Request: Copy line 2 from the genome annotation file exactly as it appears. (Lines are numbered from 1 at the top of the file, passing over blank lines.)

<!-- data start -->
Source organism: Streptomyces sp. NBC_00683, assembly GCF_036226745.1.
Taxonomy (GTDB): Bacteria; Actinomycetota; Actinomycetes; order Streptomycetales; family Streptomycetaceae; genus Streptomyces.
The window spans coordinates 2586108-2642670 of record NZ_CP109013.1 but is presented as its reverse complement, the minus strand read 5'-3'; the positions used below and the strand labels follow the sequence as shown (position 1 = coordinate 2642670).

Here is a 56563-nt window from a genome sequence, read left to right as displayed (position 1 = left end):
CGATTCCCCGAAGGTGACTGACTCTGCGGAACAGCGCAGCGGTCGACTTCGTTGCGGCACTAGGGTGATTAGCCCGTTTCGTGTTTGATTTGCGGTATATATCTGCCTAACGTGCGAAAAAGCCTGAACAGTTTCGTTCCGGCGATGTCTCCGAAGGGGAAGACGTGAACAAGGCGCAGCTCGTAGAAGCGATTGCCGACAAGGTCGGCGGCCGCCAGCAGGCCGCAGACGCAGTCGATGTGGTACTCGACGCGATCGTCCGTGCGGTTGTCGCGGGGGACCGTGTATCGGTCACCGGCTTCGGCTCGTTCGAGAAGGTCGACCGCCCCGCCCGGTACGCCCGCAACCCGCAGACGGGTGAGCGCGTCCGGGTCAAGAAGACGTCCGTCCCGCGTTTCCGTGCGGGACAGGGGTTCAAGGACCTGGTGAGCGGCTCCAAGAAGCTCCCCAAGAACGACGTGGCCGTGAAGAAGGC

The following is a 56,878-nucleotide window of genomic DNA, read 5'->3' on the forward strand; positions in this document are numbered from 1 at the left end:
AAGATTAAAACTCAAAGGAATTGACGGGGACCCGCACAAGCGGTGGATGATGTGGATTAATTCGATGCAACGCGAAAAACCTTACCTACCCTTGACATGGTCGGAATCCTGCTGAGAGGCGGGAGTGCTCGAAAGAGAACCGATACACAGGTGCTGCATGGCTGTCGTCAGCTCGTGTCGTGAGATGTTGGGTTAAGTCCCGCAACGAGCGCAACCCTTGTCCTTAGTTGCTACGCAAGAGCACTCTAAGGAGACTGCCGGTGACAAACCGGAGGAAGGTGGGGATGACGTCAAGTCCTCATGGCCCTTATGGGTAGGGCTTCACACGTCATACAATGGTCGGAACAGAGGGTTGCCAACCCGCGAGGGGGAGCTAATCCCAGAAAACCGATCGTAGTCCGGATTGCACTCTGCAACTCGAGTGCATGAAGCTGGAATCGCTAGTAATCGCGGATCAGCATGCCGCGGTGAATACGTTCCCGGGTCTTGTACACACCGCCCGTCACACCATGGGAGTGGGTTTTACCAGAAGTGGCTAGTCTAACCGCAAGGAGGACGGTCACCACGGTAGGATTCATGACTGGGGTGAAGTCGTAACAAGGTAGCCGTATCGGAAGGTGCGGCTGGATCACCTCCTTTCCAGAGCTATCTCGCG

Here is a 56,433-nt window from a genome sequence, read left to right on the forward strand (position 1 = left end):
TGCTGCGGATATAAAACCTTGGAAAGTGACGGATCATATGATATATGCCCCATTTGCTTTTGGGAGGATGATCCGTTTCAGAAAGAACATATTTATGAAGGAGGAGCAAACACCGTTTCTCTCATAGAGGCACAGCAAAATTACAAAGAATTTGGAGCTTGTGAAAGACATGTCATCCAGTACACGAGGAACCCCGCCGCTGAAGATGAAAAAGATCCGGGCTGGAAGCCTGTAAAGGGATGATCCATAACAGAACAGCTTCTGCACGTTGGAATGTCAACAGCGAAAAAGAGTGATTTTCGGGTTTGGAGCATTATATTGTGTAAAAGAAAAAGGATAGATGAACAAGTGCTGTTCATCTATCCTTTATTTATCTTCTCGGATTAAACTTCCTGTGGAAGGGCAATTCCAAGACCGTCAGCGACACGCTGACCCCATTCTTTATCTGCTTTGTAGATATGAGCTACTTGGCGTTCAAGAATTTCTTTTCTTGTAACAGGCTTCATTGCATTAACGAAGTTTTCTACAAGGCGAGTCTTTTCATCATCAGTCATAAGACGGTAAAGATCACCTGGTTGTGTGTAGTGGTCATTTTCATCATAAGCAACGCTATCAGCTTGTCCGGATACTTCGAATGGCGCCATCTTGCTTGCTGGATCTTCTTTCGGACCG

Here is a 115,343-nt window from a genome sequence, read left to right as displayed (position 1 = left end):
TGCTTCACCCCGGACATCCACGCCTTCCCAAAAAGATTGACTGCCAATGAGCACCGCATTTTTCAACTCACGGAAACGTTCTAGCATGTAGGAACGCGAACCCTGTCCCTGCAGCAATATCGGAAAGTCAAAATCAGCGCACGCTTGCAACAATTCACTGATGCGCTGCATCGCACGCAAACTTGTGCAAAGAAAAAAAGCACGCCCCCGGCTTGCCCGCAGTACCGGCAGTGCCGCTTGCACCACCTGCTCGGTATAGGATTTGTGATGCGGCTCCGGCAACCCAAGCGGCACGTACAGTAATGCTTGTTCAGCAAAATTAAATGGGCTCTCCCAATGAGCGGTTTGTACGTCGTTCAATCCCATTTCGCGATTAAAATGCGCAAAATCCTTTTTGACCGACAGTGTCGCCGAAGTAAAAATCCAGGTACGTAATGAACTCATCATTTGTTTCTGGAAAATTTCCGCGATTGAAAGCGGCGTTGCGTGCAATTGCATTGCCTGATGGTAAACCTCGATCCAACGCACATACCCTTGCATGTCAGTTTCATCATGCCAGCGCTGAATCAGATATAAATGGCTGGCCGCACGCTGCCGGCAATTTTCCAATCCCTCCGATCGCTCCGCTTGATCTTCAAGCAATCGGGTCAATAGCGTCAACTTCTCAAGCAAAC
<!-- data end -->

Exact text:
Taxonomy (GTDB): Bacteria; Actinomycetota; Actinomycetes; order Streptomycetales; family Streptomycetaceae; genus Streptomyces.